Rather than throwing money at startup incubators, our politicians need to reform taxation and corporate governance rules to encourage productive investment. Sadly, Q&A's clunky format left us with nothing more than buzzwords, says Paul Wallbank.
ONE OF the frustrations of being a technologist in Australia is how the media, and population in general, doesn’t pay much attention to technology stories beyond the latest shiny consumer device or quirky stories from the weird and wonderful internet.
Q&A: Innovation, Collaboration and NBN (28 March, 2016).
As usual the Q&A format lets the viewer down with the panel suffering from having an unwieldy six guests of which two are major party politicians who tend to trivialise the discussion with party talking points. Regardless of the topic, the show usually ends up an unsatisfactory experience for anyone wanting to explore the evening’s issue.
In the case of last night’s panel the initial focus of the discussion reflected the startup obsession of most commentary around the Innovation Statement.
While encouraging Australians to start new businesses and take entrepreneurial risks is worthwhile, it’s concerning much of the thinking is based around the current Silicon Valley startup model which is based on easy access to venture capital and ruthless marketing.
Coupled with that is a surprising hostility towards the research community and education establishment, while there the panel featured no discussion of how little Australian corporations invest in research or development.
Labor had a very good NBN plan. The Liberals destroyed it. It really is that simple. #qanda— Eddy Jokovich (@EddyJokovich) March 28, 2016
This little genuine research and development carried out by corporate Australia exacerbates the nation’s poor economic and business diversity. The effects of that are crushing for those studying in high tech fields.
One audience question came from a young woman, Elana Nerwich who is studying mechatronics. She correctly noted in Australia, it’s unlikely she will get a private sector job in that field and some of the panelists advised her to stick with it and build their own startup.
While admirable, that advice overlooks how high level workers can’t advance their skills in the Australian economy. This in turn results in more derivative taxi and pizza delivery apps rather than genuine innovations using cutting edge technologies being applied in the private sector, which are the real drivers of economic growth.
Concentrated economic power
Another issue for the Australian economy is how the nation’s economic power is concentrated in the inner parts of Sydney and Melbourne, something briefly flagged by panellist Holly Ransom. The startup obsession exacerbates that concentration of talent and business in the same way it does in San Francisco, if anything it illustrates the weaknesses of applying the Silicon Valley VC model to other societies.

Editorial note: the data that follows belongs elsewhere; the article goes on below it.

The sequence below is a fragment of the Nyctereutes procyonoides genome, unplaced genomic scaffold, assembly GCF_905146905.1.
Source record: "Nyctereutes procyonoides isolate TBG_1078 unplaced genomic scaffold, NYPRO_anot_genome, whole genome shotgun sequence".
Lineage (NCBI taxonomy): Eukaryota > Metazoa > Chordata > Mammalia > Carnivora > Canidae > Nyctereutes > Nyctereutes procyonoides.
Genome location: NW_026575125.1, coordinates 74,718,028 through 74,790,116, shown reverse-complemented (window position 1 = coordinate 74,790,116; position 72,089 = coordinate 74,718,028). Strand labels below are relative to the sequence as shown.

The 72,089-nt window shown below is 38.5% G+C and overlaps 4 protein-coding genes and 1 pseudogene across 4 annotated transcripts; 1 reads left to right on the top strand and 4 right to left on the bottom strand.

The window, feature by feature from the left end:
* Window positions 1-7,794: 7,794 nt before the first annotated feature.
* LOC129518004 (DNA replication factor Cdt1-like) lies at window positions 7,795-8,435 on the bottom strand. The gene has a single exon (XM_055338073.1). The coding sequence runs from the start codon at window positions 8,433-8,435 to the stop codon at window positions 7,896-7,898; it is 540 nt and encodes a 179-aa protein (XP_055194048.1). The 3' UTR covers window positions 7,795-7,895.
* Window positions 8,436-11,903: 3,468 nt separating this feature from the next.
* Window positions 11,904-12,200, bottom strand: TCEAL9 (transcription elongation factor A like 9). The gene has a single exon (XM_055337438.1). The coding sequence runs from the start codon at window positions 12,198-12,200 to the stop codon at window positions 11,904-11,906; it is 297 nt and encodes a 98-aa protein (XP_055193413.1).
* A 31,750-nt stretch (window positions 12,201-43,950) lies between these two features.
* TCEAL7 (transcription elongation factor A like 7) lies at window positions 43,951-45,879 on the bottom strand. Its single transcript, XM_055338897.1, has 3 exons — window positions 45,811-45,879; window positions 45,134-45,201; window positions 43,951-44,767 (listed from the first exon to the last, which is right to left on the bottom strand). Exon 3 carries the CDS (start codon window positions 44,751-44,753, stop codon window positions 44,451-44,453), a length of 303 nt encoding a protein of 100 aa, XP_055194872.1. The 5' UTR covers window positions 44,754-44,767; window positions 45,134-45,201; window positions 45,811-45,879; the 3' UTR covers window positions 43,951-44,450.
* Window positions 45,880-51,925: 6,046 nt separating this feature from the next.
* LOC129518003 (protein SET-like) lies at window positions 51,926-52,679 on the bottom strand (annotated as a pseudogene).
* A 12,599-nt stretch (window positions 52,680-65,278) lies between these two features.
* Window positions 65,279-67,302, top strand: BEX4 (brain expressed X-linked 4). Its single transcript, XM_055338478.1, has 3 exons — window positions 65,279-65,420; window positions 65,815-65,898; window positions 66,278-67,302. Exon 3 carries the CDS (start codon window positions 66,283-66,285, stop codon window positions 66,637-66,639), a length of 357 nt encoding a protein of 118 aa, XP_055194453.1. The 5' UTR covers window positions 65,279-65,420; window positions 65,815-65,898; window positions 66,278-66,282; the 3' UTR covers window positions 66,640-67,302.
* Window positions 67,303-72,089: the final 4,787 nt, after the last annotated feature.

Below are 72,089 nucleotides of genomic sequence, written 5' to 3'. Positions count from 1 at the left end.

Sadly a deeper discussion on how the Innovation Statement’s benefits can spread beyond the affluent parts of Sydney and Melbourne was beyond the scope or focus of the Q&A panel. That the challenges of regional Australia are restricted to the occasional token program in a country town illustrates both the limitations of Q&A format and the nation’s Sydney centric media.
The greatest take away from the Q&A innovation panel though was how Australians are dependent upon government. Almost all the discussion around how the nation becomes ‘innovative’ was around government policies and not on how does a nations of complacent conformists create a competitive 21st Century economy.
Which leads us to the biggest unanswered question from the Q&A show — what does ‘innovation’ really mean?
For the average viewer watching this program the conclusion would be ‘innovation’ is a meaningless string of buzzwords put together by a group of people lobbying for government support.
Those pleas for government funding illustrates the greatest weakness in the current Australian mindset, the nation’s real problem is the private sector’s reluctance to invest in new industries and technologies. Rather than throwing money at startup incubators, the most important thing the country’s politicians can do is reform taxation and corporate governance rules to encourage productive investment over property speculation and incumbent ticket clipping.
Sadly little of that was discussed on the Q&A program partly as a result of its clunky format.
Australia faces a great challenge in pivoting from a successful late Twentieth Century economy into one that’s competitive in the 21st, sadly the Q&A program format left us with nothing more than more buzzwords while failing to convey the opportunities for the nation.
Keep up! Subscribe to IA for just $5.